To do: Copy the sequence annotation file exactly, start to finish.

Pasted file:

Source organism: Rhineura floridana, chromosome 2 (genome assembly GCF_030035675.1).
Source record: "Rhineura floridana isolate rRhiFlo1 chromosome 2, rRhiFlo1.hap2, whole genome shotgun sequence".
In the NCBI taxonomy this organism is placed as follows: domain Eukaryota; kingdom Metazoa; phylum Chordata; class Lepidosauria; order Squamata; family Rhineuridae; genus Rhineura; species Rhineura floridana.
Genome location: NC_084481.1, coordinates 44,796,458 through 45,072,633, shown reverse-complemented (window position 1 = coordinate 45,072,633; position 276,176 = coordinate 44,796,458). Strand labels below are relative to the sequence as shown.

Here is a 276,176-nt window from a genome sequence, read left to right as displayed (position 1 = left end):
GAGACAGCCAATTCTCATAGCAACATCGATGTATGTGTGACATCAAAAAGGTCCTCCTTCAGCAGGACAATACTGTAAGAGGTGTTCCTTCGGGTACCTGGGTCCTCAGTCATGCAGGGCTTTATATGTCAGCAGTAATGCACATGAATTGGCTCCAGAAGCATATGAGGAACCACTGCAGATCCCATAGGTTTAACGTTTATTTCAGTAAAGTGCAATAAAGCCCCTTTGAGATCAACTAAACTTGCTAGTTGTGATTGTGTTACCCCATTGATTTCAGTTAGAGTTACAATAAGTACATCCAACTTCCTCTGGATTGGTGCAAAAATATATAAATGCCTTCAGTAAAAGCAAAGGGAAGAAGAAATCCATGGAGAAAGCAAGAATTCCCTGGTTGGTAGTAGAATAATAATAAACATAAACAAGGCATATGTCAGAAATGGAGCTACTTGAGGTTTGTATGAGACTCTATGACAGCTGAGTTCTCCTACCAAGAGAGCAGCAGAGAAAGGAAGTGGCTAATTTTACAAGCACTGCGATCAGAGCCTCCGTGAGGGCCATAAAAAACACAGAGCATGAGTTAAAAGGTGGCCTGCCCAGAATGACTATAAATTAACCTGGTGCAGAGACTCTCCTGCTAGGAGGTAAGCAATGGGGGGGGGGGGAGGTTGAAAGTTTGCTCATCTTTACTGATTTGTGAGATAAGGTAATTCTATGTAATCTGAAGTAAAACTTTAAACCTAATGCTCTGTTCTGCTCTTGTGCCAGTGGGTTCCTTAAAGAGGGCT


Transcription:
Source organism: Rhineura floridana, chromosome 2 (genome assembly GCF_030035675.1).
Source record: "Rhineura floridana isolate rRhiFlo1 chromosome 2, rRhiFlo1.hap2, whole genome shotgun sequence".
In the NCBI taxonomy this organism is placed as follows: domain Eukaryota; kingdom Metazoa; phylum Chordata; class Lepidosauria; order Squamata; family Rhineuridae; genus Rhineura; species Rhineura floridana.
Genome location: NC_084481.1, coordinates 44,796,458 through 45,072,633, shown reverse-complemented (window position 1 = coordinate 45,072,633; position 276,176 = coordinate 44,796,458). Strand labels below are relative to the sequence as shown.

Here is a 276,176-nt window from a genome sequence, read left to right as displayed (position 1 = left end):
GAGACAGCCAATTCTCATAGCAACATCGATGTATGTGTGACATCAAAAAGGTCCTCCTTCAGCAGGACAATACTGTAAGAGGTGTTCCTTCGGGTACCTGGGTCCTCAGTCATGCAGGGCTTTATATGTCAGCAGTAATGCACATGAATTGGCTCCAGAAGCATATGAGGAACCACTGCAGATCCCATAGGTTTAACGTTTATTTCAGTAAAGTGCAATAAAGCCCCTTTGAGATCAACTAAACTTGCTAGTTGTGATTGTGTTACCCCATTGATTTCAGTTAGAGTTACAATAAGTACATCCAACTTCCTCTGGATTGGTGCAAAAATATATAAATGCCTTCAGTAAAAGCAAAGGGAAGAAGAAATCCATGGAGAAAGCAAGAATTCCCTGGTTGGTAGTAGAATAATAATAAACATAAACAAGGCATATGTCAGAAATGGAGCTACTTGAGGTTTGTATGAGACTCTATGACAGCTGAGTTCTCCTACCAAGAGAGCAGCAGAGAAAGGAAGTGGCTAATTTTACAAGCACTGCGATCAGAGCCTCCGTGAGGGCCATAAAAAACACAGAGCATGAGTTAAAAGGTGGCCTGCCCAGAATGACTATAAATTAACCTGGTGCAGAGACTCTCCTGCTAGGAGGTAAGCAATGGGGGGGGGGGGAGGTTGAAAGTTTGCTCATCTTTACTGATTTGTGAGATAAGGTAATTCTATGTAATCTGAAGTAAAACTTTAAACCTAATGCTCTGTTCTGCTCTTGTGCCAGTGGGTTCCTTAAAGAGGGCT